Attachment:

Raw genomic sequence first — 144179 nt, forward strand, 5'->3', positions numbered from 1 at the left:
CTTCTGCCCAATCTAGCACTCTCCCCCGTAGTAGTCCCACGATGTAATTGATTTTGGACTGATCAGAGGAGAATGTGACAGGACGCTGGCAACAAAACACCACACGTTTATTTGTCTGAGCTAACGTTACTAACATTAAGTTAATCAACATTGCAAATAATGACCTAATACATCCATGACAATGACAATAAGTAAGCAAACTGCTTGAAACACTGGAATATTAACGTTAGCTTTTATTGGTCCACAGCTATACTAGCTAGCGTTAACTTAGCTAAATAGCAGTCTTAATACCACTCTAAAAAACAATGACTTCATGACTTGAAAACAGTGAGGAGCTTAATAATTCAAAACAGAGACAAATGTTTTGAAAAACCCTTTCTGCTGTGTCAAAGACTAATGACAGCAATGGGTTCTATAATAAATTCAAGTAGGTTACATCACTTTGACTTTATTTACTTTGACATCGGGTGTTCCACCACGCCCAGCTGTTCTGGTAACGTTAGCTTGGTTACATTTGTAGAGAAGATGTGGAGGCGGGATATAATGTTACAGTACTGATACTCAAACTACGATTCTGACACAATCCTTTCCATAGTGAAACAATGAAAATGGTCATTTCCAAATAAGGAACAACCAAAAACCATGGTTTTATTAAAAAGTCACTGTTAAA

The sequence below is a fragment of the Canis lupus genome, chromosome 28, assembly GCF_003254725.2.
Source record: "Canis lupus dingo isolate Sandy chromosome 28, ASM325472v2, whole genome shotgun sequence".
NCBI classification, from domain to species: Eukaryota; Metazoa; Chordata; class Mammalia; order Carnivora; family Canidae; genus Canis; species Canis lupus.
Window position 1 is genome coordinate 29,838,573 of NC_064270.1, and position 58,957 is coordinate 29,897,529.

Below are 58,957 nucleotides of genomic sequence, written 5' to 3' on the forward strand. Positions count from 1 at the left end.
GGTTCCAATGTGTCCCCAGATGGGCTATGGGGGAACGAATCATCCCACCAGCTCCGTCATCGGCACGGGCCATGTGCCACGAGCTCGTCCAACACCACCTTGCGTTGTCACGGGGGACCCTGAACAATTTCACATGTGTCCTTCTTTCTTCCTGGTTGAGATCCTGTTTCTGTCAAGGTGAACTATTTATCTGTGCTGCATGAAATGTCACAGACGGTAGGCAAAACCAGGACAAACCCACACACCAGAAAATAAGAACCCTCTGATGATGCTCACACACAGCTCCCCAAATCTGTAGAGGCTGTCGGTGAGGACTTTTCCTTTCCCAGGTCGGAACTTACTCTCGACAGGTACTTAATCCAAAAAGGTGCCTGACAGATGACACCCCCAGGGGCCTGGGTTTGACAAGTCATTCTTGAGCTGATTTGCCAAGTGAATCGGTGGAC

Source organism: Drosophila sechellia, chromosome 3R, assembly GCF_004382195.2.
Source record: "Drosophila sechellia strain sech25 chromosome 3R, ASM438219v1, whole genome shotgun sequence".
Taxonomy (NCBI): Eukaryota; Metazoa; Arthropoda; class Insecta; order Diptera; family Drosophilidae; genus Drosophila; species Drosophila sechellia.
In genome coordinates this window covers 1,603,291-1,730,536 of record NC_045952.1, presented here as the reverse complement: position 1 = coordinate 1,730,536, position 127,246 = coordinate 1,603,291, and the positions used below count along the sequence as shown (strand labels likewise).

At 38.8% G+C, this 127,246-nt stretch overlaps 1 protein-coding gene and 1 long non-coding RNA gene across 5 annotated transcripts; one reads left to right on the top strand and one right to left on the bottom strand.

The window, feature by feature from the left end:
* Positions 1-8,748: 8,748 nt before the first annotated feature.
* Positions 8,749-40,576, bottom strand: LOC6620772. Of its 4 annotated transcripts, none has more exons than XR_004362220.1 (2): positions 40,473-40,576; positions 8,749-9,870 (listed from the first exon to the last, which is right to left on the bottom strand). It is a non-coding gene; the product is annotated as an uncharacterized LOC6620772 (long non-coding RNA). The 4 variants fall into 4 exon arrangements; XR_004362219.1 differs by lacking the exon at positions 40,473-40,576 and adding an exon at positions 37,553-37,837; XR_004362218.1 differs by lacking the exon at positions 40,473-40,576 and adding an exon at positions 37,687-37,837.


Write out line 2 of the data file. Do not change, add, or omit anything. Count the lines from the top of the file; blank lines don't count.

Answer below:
CTTCTGCCCAATCTAGCACTCTCCCCCGTAGTAGTCCCACGATGTAATTGATTTTGGACTGATCAGAGGAGAATGTGACAGGACGCTGGCAACAAAACACCACACGTTTATTTGTCTGAGCTAACGTTACTAACATTAAGTTAATCAACATTGCAAATAATGACCTAATACATCCATGACAATGACAATAAGTAAGCAAACTGCTTGAAACACTGGAATATTAACGTTAGCTTTTATTGGTCCACAGCTATACTAGCTAGCGTTAACTTAGCTAAATAGCAGTCTTAATACCACTCTAAAAAACAATGACTTCATGACTTGAAAACAGTGAGGAGCTTAATAATTCAAAACAGAGACAAATGTTTTGAAAAACCCTTTCTGCTGTGTCAAAGACTAATGACAGCAATGGGTTCTATAATAAATTCAAGTAGGTTACATCACTTTGACTTTATTTACTTTGACATCGGGTGTTCCACCACGCCCAGCTGTTCTGGTAACGTTAGCTTGGTTACATTTGTAGAGAAGATGTGGAGGCGGGATATAATGTTACAGTACTGATACTCAAACTACGATTCTGACACAATCCTTTCCATAGTGAAACAATGAAAATGGTCATTTCCAAATAAGGAACAACCAAAAACCATGGTTTTATTAAAAAGTCACTGTTAAA